The main causes of the collapse of the platinum price were “very significant” disinvestment in exchange-traded funds (ETFs) and fire sales of platinum held by investment funds, Johnson Matthey principal market analyst Alison Cowley said last week.
Cowley said in an interview on the sidelines of the release, in Johannesburg, of Johnson Matthey’s ‘Platinum 2008’ report that the price collapse was “very much an investment fund issue”.
While demand was down from where it was six months ago, Cowley pointed out that demand had “certainly not fallen in the catastrophic manner that the change in the price might lead people to believe”.
The urgency of getting out of the metal and into cash was all part of the global credit crunch and the large decline in sales to the automotive sector in North America, which was still viewed as being very important for platinum.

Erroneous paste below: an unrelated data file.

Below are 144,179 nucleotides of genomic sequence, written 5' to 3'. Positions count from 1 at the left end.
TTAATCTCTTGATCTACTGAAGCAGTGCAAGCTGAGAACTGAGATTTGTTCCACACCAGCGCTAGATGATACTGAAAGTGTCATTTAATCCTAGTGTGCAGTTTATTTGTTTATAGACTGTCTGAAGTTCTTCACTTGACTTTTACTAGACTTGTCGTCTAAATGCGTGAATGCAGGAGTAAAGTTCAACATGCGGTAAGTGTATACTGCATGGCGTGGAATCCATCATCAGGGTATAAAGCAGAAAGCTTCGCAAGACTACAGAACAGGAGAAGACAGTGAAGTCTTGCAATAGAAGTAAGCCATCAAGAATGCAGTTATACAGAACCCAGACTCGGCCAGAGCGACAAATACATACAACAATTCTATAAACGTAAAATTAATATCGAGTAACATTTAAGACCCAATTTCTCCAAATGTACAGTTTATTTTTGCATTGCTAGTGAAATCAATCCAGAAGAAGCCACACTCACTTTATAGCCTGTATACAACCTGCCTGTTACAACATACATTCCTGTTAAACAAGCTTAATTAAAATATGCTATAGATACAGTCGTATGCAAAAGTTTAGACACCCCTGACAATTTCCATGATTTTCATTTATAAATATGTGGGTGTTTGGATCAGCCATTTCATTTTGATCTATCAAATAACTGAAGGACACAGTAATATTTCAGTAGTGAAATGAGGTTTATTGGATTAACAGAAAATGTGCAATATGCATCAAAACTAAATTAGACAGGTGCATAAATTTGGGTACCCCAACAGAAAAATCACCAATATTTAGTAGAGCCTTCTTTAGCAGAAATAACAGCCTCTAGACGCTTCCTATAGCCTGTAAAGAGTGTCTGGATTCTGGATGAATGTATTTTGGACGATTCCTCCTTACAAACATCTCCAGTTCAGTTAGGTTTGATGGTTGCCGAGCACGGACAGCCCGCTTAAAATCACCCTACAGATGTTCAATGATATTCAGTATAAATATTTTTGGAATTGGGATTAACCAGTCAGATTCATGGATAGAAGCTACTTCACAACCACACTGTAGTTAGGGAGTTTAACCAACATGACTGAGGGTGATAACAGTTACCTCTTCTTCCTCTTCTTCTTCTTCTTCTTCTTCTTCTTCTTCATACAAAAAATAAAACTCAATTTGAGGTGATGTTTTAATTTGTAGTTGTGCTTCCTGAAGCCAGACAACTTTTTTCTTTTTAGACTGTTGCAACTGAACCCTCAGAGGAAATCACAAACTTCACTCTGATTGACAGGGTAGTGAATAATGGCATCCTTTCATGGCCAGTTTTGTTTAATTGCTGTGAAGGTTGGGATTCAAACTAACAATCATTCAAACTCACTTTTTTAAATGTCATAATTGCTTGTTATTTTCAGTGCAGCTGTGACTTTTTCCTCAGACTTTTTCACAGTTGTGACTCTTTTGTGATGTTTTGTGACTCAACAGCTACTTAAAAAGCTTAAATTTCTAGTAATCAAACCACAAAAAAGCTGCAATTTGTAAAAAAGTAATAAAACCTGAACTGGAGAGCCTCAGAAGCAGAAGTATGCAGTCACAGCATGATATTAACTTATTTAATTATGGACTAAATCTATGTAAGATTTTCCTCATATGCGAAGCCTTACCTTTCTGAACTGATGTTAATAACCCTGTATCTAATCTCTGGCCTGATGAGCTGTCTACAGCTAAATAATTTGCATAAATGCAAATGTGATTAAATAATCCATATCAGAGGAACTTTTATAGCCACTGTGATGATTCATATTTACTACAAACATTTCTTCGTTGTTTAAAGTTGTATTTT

“Increasingly, that’s not the case. Increasingly, the important markets for platinum are elsewhere. “They are in diesel, in Europe and in China, which is increasingly a very important market for platinum,” she said.
Although China’s economic growth rate had slowed, there was currently still growth in China, with more growth to come.
“At the moment, the market is not really listening to the good news and was just listening to the bad news, and that may continue to be the case for some time,” she said.
Johnson Matthey was forecasting that platinum would trade between $700/oz and $1 400/oz in the next six months.
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